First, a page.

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Young Adults With ADHD

IT TAKES A VILLAGE to make sure children and teens with ADHD get the support they need to thrive. Up to 90 percent of kids with ADHD struggle with executive dysfunction. As demands on students increase in high school and college, so do the challenges with planning, organization, time management, and other executive functions. As teens work toward independence, difficulties in these areas become pronounced, which can be stressful and hinder progress.


HOW I HELP: As a coach, I support the development of problem-solving skills and independence while easing family relationships and removing barriers to progress. Procrastination can be a big source of tension and stress, which is why I additionally explore what is rooted in individuals' procrastination in order to identify techniques for creating positive change.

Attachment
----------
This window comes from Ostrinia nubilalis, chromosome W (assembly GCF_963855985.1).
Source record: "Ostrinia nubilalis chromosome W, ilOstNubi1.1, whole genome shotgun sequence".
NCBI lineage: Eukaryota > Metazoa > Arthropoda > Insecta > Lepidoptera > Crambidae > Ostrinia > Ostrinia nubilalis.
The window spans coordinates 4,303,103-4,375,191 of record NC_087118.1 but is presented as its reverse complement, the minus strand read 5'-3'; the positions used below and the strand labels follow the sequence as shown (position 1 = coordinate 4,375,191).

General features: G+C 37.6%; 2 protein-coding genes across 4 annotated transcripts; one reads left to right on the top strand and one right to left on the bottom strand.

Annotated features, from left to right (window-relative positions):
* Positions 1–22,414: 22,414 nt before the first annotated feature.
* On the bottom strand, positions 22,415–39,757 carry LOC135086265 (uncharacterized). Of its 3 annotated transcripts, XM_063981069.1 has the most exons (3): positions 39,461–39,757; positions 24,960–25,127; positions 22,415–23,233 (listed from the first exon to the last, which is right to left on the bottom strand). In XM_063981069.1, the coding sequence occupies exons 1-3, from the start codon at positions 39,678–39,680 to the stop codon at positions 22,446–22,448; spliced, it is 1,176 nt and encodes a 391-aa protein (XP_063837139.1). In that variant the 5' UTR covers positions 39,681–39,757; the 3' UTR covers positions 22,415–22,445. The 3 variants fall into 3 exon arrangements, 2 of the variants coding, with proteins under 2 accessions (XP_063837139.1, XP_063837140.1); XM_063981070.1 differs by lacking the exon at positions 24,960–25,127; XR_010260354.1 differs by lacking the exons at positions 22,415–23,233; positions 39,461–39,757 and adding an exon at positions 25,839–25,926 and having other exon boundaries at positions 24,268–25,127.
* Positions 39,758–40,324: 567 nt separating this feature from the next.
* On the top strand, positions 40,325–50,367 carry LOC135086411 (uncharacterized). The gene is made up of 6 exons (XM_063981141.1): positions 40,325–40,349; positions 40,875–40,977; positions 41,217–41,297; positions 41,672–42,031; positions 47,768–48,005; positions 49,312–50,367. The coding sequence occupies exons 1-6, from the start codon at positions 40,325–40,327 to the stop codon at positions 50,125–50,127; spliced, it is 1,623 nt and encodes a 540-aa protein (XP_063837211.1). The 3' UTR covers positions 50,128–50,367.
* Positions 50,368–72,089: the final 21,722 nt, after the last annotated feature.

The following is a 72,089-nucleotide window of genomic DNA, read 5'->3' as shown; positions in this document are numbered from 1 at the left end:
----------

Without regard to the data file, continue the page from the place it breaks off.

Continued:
I guide students with ADHD to improve their self-awareness and show them effective ways to activate themselves to do work they are not interested in. Through creating a positive space for clients and I to have thought-provoking conversations in a judgement free environment, we develop a relationship founded on trust and safety. Understanding the "who" leads to identifying customized techniques for better follow-through, prioritizing, self-motivation, working memory, and effective ways to problem-solve. With more understanding about their brain-wiring, individuals with ADHD can advocate for themselves and become more self-reliant. This results in less anxiety, more confidence, and an overall sense of empowerment.